In the popular version of how business works, Curt Schilling’s 38 Studios should have been a home run. The video game start-up had a bold vision and top-notch creative talent. In Schilling, it had a well-connected founder with a genuine love of the industry and a public image as a winner. What’s more, the former Red Sox ace had cast the ultimate vote of confidence in his company: He sank tens of millions of dollars of his personal fortune into it.
When the company went bankrupt this spring, many in New England reacted with shock: How could a company backed by a star like Schilling fail so dramatically?
But as it turns out, an entrepreneur’s big investment in his start-up is no guarantee of success—in fact, it can be the first sign of trouble. According to a new study by a pair of finance professors, start-ups that receive loans from their owner-managers—as 38 Studios did, to the tune of $4 million—performed worse than other firms and went out of business at a greater rate than start-ups that didn’t. It also found that the more of his or her own fortune an entrepreneur invested, the worse the start-up performed.
The study, by finance professors Tatyana Sokolyk of Ontario’s Brock University and William Bradford of the University of Washington, was designed to help settle the question of whether it’s a good sign or a bad one for owners to invest heavily in their own firms. One school of thought holds that owner investment predicts success—the more skin in the game, the more motivated the executive. This is what the researchers had expected to find. It is also, presumably, what the state of Rhode Island assumed when it loaned 38 Studios $75 million in 2010. The company defaulted on the loan this year.
“If the owner contributes equity and the owner also borrows from a personal account, then the owner actually has a huge stake,” which should create incentives for good performance and reduce the likelihood of irresponsible management, Sokolyk said in an interview.
But the data told a different story. Companies that received loans from their owner-managers, as opposed to banks or other outside lenders, performed worse overall and were 18 percent more likely to go out of business. And bigger loans meant lower net income for the firm.
The “skin in the game” theory did hold up to an extent. The study found that the higher proportion of a firm’s equity held by the owner-manager, the better the company performed, because a high ownership stake does encourage good management. But controlling for this effect, a higher percentage of an owner-manager’s personal wealth invested meant both lower net income and lower sales for a firm.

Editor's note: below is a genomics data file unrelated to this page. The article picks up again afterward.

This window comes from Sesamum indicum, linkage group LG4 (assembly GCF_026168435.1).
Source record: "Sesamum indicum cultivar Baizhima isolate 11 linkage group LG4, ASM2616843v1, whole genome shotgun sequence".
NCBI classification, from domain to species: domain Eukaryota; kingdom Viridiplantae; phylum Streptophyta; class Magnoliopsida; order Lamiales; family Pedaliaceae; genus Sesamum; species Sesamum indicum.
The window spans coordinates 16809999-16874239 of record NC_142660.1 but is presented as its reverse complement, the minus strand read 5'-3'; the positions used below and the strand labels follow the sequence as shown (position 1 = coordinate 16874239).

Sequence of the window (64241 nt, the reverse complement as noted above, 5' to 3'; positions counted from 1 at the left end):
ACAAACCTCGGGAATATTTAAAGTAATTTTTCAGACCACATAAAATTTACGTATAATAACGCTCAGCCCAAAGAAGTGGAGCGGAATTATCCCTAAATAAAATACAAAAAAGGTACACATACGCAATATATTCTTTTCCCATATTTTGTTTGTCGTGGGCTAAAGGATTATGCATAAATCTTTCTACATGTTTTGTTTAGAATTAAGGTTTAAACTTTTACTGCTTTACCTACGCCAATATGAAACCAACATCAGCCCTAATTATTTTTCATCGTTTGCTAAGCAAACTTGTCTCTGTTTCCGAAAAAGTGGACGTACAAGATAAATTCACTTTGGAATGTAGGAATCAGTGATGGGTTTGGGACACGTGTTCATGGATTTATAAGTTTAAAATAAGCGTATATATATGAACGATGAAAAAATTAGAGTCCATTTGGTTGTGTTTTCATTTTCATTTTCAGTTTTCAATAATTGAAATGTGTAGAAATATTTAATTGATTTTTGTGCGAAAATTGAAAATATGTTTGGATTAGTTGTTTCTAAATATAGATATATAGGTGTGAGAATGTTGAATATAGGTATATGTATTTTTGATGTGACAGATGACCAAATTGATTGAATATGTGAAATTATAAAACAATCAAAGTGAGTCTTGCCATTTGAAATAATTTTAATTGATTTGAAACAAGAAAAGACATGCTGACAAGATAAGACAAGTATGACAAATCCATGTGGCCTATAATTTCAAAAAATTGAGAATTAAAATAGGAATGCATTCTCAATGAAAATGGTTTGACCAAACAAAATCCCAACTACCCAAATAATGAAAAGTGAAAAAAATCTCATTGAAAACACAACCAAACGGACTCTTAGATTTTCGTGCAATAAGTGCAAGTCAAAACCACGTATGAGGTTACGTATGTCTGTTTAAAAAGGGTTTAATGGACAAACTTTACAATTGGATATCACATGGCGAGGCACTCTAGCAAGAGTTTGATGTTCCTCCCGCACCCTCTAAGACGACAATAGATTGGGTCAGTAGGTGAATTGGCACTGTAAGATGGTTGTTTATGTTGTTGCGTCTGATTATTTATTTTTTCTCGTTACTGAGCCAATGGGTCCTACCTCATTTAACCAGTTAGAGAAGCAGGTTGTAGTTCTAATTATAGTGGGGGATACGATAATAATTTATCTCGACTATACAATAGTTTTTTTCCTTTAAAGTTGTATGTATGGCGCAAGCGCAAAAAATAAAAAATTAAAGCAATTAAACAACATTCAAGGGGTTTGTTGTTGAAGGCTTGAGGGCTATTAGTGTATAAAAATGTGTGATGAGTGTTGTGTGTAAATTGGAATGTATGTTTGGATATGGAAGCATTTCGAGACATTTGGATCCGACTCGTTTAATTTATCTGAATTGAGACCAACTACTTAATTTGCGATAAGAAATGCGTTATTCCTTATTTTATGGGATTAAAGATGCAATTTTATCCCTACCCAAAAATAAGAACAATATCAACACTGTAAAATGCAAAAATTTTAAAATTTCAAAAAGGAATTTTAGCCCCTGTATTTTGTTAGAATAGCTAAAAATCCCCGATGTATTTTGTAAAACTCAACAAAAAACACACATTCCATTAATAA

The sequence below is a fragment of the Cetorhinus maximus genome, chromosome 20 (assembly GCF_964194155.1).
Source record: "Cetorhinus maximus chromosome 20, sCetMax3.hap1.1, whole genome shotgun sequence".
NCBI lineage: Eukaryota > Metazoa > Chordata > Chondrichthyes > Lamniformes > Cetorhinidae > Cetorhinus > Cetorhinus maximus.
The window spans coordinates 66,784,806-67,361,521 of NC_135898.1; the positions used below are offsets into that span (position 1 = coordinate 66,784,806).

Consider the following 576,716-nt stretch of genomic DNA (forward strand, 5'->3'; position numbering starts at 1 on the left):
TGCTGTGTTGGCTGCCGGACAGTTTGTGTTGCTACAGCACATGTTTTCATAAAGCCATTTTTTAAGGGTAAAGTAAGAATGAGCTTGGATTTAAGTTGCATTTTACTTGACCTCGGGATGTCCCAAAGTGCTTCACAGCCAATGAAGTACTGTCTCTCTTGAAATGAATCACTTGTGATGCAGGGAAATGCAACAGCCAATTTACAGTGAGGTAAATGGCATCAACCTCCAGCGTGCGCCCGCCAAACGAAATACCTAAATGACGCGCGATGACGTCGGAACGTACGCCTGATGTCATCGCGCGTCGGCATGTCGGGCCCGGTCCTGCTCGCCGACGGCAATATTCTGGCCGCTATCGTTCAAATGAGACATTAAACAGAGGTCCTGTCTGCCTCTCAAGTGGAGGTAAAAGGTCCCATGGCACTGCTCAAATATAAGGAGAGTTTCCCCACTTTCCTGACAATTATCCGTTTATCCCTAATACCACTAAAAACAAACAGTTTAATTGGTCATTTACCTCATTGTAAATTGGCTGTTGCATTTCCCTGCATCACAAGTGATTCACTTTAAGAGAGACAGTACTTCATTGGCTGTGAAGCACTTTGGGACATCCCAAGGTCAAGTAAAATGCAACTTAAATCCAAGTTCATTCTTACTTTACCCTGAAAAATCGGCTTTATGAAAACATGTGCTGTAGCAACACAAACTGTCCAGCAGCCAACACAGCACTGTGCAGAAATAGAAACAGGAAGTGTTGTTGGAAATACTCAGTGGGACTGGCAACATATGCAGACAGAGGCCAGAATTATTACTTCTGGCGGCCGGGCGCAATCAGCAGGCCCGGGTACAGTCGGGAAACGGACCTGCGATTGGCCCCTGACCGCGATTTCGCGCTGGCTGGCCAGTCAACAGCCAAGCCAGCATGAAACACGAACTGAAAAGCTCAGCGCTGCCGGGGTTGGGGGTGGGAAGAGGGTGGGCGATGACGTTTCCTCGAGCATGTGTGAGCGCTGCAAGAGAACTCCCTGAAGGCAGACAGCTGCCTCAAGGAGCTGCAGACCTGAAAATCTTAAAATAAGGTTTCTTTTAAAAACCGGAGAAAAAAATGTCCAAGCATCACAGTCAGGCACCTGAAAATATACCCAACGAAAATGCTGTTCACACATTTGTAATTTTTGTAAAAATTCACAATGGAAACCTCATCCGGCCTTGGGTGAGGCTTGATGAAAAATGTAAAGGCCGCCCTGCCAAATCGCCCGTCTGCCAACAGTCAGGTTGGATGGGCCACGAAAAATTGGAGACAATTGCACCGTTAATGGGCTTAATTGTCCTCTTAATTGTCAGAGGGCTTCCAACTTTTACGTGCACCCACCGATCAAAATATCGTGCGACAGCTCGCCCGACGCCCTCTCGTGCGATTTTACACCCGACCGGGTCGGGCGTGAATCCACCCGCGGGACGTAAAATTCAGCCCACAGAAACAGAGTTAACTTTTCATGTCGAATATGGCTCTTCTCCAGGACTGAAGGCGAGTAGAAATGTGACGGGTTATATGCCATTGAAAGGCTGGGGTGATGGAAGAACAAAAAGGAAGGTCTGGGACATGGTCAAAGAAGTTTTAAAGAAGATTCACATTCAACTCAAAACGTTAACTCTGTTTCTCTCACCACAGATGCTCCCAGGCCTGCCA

Owner financing may bode ill for a start-up because it indicates that potential outside lenders and investors were unwilling to provide full financing.
Broadly, as the researchers see it, these findings supported the competing view of what owner financing means: that in fact it bodes ill for a start-up, because it indicates that potential outside lenders and investors—who are more calculating and dispassionate, and often more experienced than the average owner-manager of a start-up—were unwilling to provide full financing.
The study, first publicized by Jared Konczal on the Kauffman Foundation’s Growthology blog, drew its data from two expansive business surveys: 3,000 companies from the Kauffman Firm Survey, which tracks start-ups founded in 2004, and about 1,500 young companies from the Federal Reserve’s Survey of Small Business Finances. (The data didn’t include Schilling’s company, which was founded later than those in the survey.)
Peter Russo, director of entrepreneurship programs at the Boston University School of Management’s Institute for Technology Entrepreneurship & Commercialization, didn’t find the study totally surprising—in fact, he said, many experienced entrepreneurs use the availability of outside financing as a kind of benchmark for their own ideas, reasoning, “If I can’t convince a professional investor to come along and fund my venture, then I probably shouldn’t be doing it.”
But Russo also pointed out that self-funding still drives much American business: 77 percent of the firms in the Inc. 500, which lists America’s fastest-growing start-ups, were founded at least in part with personal savings. More than 40 percent of the Inc. 500 funded their growth exclusively with internal cash flow.
Sokolyk’s findings may conflict with the cherished American image of the entrepreneur patiently saving up money to found his own business, but, as she pointed out, they do support one stereotype.
“Entrepreneurs...tend to be overly optimistic,” Sokolyk said.Ben Schreckinger is an Atlantic Media fellow reporting for National Journal. He can be reached at